I just finished reading "Roar of the Heavens" and I just can't describe how sorrowful it was to read of the innocents lost in that terrible tragedy. I was deeply saddened by the loss of life on the Gulf Coast due to Camille, but at least folks there had some warning. My wife and I are blessed with three young children whom we love deeply, so I cannot imagine the horrors faced by families that night. I'm sorry to all of you who lost family and friends because of Camille.

Incidentally, my step-father (Cosby Cunningham III) and his family (Shirley, Marie, Billy, Linda, etc.) grew up in Allen's Creek near Gladstone before most moved to Richmond. His dad worked for the C&O Railroad out of Gladstone. Does anyone know how the 1969 storm affected this part of Nelson County?

Also, my family visited the area in June 2007 and we noticed how low the area was in relation to the James River. In addition, we are big fans of "The Waltons," so we visited the Walton's Mountain Museum in Schuyler I'm wondering how that area was affected as well by the Rockfish River.

I was given a copy of "Roar of the Heavens" by a lady living next door to my Aunt Marie in Lynchburg. I just had no idea that this took place or even could for that matter.

The house I live in now, near the Rivanna River, was flooded up to the first floor (or so the original owner told me), back then. The outside foundation was washed away. They re-landscaped it. I was in school at UVa in 1969 but was home on summer vacation in Ohio.

The house next door to mine was damaged so badly in 1969, it split in half.

Looking out on the back yard you can still see the contours where the topsoil was washed away, under the grass. Originally my yard was flat, now it slopes about 5-6 feet.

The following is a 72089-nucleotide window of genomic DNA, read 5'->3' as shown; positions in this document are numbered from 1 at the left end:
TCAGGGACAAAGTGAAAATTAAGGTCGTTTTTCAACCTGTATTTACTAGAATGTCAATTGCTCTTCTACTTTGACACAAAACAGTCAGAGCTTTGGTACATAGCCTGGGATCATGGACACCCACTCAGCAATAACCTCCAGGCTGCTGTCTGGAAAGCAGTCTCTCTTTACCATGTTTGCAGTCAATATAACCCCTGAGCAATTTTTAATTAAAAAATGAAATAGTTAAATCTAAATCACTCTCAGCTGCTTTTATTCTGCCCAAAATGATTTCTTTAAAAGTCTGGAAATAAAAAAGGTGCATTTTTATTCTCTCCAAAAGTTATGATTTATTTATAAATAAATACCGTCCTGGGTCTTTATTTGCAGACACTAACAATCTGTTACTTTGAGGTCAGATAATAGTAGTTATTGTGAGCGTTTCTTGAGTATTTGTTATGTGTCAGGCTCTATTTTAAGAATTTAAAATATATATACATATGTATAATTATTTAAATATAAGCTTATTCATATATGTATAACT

My father is Garland Wright and spent much of the day after getting to people in Massies Mill with a couple other farmers. He spent a good number of days afterward in helicopters looking for the missing and helping deliver food. He is my hero but there were a number of other heros that day. The Mennonites will always have a special place in my heart. I lost a number of friends including Sandy Raines. I pray for all affected and it is a time I will never forget. It was a great place to grow up and I miss the rural country charm and caring of the people who lived in Nelson County.


It's good that this aspect of Camille is being documented. Events like this often are overshadowed by the landfall damage.

I would like to correct a poster above regarding how much advance notice people on the Gulf Coast had of Camille's landfall. There were not "days of warning" per se; the best forecasting methods available in 1969 did not predict Camille would hit the Mississippi coast until around 14 hours before landfall. The coast went to bed Saturday night expecting the storm to hit Louisiana.

my grandparents were in camille in pass christian- hid under a stairwell and somehow survived- i remember going down there at3 1/2- remember the shrimp boots washed up, steps to nowhere, total devastation-it should not be buried or forgotten- my grandparents wouldn't talk about it-so i had to learn through books-roar of the heavens was the best book i've ever read on camille-i lived in richmond and remember the james flooding with debris from nelson county- the three years later with agnes and driving to willow lawn to get water from the army trucks-i wish my grandparents could have talked about it- that gneration is now gone-